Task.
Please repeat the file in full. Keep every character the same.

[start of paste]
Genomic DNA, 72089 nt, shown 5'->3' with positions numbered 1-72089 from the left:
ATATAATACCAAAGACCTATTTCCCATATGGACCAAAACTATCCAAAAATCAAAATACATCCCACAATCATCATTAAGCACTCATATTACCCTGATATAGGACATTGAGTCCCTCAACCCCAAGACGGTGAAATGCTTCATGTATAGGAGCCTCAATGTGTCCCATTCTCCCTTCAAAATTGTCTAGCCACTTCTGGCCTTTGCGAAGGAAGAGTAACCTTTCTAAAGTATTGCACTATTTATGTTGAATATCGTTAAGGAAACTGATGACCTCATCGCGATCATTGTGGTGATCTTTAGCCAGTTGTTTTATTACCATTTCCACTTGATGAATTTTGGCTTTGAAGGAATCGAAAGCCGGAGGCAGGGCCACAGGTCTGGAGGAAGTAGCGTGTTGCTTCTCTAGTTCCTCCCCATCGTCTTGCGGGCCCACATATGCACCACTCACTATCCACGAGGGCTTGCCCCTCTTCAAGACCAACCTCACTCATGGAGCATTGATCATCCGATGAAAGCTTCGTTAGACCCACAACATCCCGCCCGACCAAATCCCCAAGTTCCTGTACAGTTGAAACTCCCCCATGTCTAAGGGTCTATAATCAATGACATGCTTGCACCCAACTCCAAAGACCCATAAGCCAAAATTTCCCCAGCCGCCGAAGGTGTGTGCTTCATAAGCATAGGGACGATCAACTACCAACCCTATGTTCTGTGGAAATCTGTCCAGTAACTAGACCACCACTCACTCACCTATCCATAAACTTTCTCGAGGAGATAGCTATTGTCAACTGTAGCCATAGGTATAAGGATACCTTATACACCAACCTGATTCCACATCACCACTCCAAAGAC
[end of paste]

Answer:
Genomic DNA, 72089 nt, shown 5'->3' with positions numbered 1-72089 from the left:
ATATAATACCAAAGACCTATTTCCCATATGGACCAAAACTATCCAAAAATCAAAATACATCCCACAATCATCATTAAGCACTCATATTACCCTGATATAGGACATTGAGTCCCTCAACCCCAAGACGGTGAAATGCTTCATGTATAGGAGCCTCAATGTGTCCCATTCTCCCTTCAAAATTGTCTAGCCACTTCTGGCCTTTGCGAAGGAAGAGTAACCTTTCTAAAGTATTGCACTATTTATGTTGAATATCGTTAAGGAAACTGATGACCTCATCGCGATCATTGTGGTGATCTTTAGCCAGTTGTTTTATTACCATTTCCACTTGATGAATTTTGGCTTTGAAGGAATCGAAAGCCGGAGGCAGGGCCACAGGTCTGGAGGAAGTAGCGTGTTGCTTCTCTAGTTCCTCCCCATCGTCTTGCGGGCCCACATATGCACCACTCACTATCCACGAGGGCTTGCCCCTCTTCAAGACCAACCTCACTCATGGAGCATTGATCATCCGATGAAAGCTTCGTTAGACCCACAACATCCCGCCCGACCAAATCCCCAAGTTCCTGTACAGTTGAAACTCCCCCATGTCTAAGGGTCTATAATCAATGACATGCTTGCACCCAACTCCAAAGACCCATAAGCCAAAATTTCCCCAGCCGCCGAAGGTGTGTGCTTCATAAGCATAGGGACGATCAACTACCAACCCTATGTTCTGTGGAAATCTGTCCAGTAACTAGACCACCACTCACTCACCTATCCATAAACTTTCTCGAGGAGATAGCTATTGTCAACTGTAGCCATAGGTATAAGGATACCTTATACACCAACCTGATTCCACATCACCACTCCAAAGAC